24. ^ "Errata and corrigenda: 'A Short History of Nearly Everything' by Bill Bryson". errata.wikidot.com.
  25. ^ "PM in conversation with Bill Bryson", number10.gov.uk, UK Prime Minister's Office (published 30 November 2006), 29 November 2006, archived from the original on 27 October 2007, retrieved 10 April 2009
  26. ^ Audible.com | Try Audible Free Today.
  27. ^ "Author Bill Bryson Takes Agent to Court". Courthouse News Service. Pasadena, California. 4 December 2012. Archived from the original on 16 February 2013. Retrieved 31 January 2020.{{cite web}}: CS1 maint: unfit URL (link)
  28. ^ Mike Masnick (21 October 2013). "Author Claims Copyright Over Interview He Gave 20 Years Ago". Techdirt. Retrieved 31 January 2020.
  29. ^ Galvin, Nick (18 October 2013). "Bill Bryson's copyright stoush with Mike Gerrard has wider implications". The Sydney Morning Herald. Retrieved 31 January 2020.
  30. ^ a b Pauli, Michelle (7 December 2005). "Bryson wins Descartes prize for his guide to science". The Guardian. London.
  31. ^ "Bill Bryson Litter Pick". durham21. 1 March 2008. Archived from the original on 3 September 2021. Retrieved 17 September 2011.
  32. ^ "Westminster setting for Bill Bryson award". RSC.org. Royal Society of Chemistry. 31 October 2005. Retrieved 21 November 2010.
  33. ^ "Seeing Further: The Story of Science & the Royal Society, edited by Bill Bryson". The Guardian. 9 January 2010. Retrieved 5 December 2022.
  34. ^ "Seeing Further – The Story of Science and the Royal Society". The Royal Society. 28 January 2010. Retrieved 5 December 2022.
  35. ^ "Bill Bryson made an honorary OBE". BBC News. 13 December 2006. Retrieved 5 August 2008.
  36. ^ "Bryson to head litterbug campaign". BBC News. 2 May 2007. Retrieved 5 August 2008.
  37. ^ "Contact Us". cpre.org.uk. Campaign to Protect Rural England. Archived from the original on 26 May 2010. Retrieved 2 May 2007.
  38. ^ "Bill Bryson Wins Prestigious Golden Eagle Award". owpg.org.uk. Outdoor Writers and Photographers Guild. 26 August 2011. Archived from the original on 9 August 2016. Retrieved 21 July 2016.
  39. ^ "Bill Bryson stepping down as Chancellor". Durham University. 20 September 2010. Retrieved 4 July 2011.
  40. ^ "The Main Library is being renamed 'The Bill Bryson Library'!". Durham University. 25 September 2012. Retrieved 27 November 2012.
  41. ^ "Bill Bryson Library renaming event, Tuesday 27 November 2012". Durham University. 22 November 2012.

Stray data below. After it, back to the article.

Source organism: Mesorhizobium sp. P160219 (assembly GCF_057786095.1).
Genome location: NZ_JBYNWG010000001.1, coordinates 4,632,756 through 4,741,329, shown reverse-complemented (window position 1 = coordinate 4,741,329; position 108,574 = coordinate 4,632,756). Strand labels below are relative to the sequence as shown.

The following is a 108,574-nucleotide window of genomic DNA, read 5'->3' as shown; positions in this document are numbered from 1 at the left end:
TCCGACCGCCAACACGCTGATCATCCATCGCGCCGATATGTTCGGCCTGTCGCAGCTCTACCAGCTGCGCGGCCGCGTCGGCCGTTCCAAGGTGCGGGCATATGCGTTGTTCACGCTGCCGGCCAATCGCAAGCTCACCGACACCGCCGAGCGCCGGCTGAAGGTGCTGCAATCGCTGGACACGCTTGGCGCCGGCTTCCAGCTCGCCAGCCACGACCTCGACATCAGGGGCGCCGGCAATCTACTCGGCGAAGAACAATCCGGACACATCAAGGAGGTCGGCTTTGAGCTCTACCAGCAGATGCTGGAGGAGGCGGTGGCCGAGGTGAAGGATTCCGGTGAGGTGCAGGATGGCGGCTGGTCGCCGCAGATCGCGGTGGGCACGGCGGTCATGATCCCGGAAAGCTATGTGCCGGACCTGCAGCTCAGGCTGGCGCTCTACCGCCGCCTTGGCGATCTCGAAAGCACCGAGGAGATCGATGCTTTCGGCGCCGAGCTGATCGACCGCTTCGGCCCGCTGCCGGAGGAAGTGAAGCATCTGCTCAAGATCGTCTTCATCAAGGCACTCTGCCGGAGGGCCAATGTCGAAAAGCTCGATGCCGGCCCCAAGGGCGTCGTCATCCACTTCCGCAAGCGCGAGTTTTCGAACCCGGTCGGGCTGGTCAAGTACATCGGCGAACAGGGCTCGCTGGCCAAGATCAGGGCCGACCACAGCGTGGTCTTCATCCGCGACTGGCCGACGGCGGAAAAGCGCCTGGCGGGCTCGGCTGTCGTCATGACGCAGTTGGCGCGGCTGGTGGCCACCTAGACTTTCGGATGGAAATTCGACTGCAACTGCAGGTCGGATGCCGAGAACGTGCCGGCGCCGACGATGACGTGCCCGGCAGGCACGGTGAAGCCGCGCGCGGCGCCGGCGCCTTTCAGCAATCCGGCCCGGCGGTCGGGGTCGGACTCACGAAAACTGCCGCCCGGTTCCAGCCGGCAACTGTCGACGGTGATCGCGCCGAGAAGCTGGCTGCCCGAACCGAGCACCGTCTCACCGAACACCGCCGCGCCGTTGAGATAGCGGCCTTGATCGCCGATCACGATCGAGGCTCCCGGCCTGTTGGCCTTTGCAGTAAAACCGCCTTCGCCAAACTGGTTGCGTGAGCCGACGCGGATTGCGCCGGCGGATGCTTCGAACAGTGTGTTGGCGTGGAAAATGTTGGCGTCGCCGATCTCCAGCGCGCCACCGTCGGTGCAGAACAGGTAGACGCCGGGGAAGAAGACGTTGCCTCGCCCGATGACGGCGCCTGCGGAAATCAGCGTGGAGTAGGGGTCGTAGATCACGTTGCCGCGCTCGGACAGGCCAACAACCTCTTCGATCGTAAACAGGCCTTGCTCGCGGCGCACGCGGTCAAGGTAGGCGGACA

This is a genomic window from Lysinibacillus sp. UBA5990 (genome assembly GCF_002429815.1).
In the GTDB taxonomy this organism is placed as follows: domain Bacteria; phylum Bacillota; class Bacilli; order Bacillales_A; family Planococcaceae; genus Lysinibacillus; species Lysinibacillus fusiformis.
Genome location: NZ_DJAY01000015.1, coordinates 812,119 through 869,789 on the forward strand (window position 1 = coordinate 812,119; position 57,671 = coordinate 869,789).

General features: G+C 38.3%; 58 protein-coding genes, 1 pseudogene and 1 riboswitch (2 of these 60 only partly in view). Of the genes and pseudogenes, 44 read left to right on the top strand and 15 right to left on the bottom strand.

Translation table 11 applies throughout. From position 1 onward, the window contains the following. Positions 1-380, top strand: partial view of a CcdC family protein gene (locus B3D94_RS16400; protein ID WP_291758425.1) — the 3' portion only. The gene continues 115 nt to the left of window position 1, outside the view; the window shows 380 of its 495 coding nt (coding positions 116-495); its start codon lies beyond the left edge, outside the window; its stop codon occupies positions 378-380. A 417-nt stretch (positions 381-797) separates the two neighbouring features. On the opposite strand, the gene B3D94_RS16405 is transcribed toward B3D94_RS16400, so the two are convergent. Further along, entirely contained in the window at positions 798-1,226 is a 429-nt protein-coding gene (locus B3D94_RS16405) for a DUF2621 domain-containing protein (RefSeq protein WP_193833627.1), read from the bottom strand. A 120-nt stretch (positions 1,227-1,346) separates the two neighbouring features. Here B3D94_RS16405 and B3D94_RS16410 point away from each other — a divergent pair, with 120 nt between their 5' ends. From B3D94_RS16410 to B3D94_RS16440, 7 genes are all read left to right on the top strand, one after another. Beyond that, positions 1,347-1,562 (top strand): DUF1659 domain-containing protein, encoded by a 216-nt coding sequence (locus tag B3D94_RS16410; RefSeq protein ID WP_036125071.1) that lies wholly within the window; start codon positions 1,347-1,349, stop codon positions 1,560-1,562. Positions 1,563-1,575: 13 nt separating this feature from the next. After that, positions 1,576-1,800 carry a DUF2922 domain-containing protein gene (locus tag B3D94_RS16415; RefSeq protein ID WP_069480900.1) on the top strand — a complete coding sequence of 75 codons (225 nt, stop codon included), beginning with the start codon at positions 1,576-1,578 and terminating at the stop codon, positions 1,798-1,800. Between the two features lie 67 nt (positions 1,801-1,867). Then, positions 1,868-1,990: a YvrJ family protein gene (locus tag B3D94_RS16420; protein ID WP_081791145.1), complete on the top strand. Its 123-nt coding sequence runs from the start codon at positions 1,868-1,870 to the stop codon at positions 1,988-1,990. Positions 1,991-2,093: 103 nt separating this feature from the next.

42. ^ "Bill Bryson library opens 200 new study spaces and 'Small Island' café – Palatinate". 21 February 2019.
  43. ^ "Mr Bill Bryson OBE HonFRS Honorary Fellow". London: Royal Society. Archived from the original on 5 October 2015. biographical text reproduced here was originally published by the Royal Society under a creative commons license
  44. ^ "New Fellows 2013". Royal Society. 2 May 2013. Retrieved 3 May 2012.
  45. ^ "Honorary Fellows of the Royal Society". Royal Society. 23 May 2013. Retrieved 24 November 2013.
  46. ^ "Our Presidents and Patrons".
  47. ^ "Pomfret Swartz Fellows". pomfretschool.org. Archived from the original on 23 October 2013.
  48. ^ "Bryson takes to 'Streets of Bournemouth'". bournemouth.ac.uk. Bournemouth University. Archived from the original on 5 October 2016. Retrieved 16 July 2018.
  49. ^ "Honorary degrees 21st - 25th June". st-andrews.ac.uk. University of St Andrews. 20 June 2005. Archived from the original on 18 August 2016. Retrieved 11 September 2016.
  50. ^ Kershaw, Andy (4 October 2012). No off Switch. Ebury. ISBN 9780753541074.
  51. ^ "Bill Bryson - Honorary Degree". University of Leicester. 24 June 2009. Archived from the original on 10 November 2021 – via YouTube.
  52. ^ "Honorary Degrees Awarded by Drake University". drake.edu. Drake University.
  53. ^ "Bill Bryson receives honorary doctorate". King's College London. 14 November 2012. Bill Bryson OBE: the UK's highest-selling author of non-fiction, acclaimed as a science communicator, historian and man of letters.
  54. ^ "Bill Bryson receives Honorary Doctorate". University Business. 26 July 2015. Retrieved 16 July 2018.
  55. ^ "Author Bill Bryson to receive honorary degree from UI". Iowa Now. 12 May 2016.
  56. ^ "University of Winchester honours prominent figures at Graduation 2016". Archived from the original on 4 January 2017. Retrieved 3 January 2017.
  57. ^ "Bill Bryson interview: 'I enjoy the preposterousness of life'". Wanderlust.co.uk.
  58. ^ a b "Bill Bryson Returns with The Body: A Guide for Occupants". penguin.co.uk. Penguin Books. 15 January 2019.
  59. ^ Pignataro, Juliana Rose (3 October 2019). "21 Books to Curl Up With This Fall". Newsweek. Retrieved 31 January 2020.

External links edit

Academic offices
Preceded by Chancellor of Durham University
Succeeded by
Non-profit organization positions
Preceded by President of the
Campaign to Protect Rural England

Succeeded by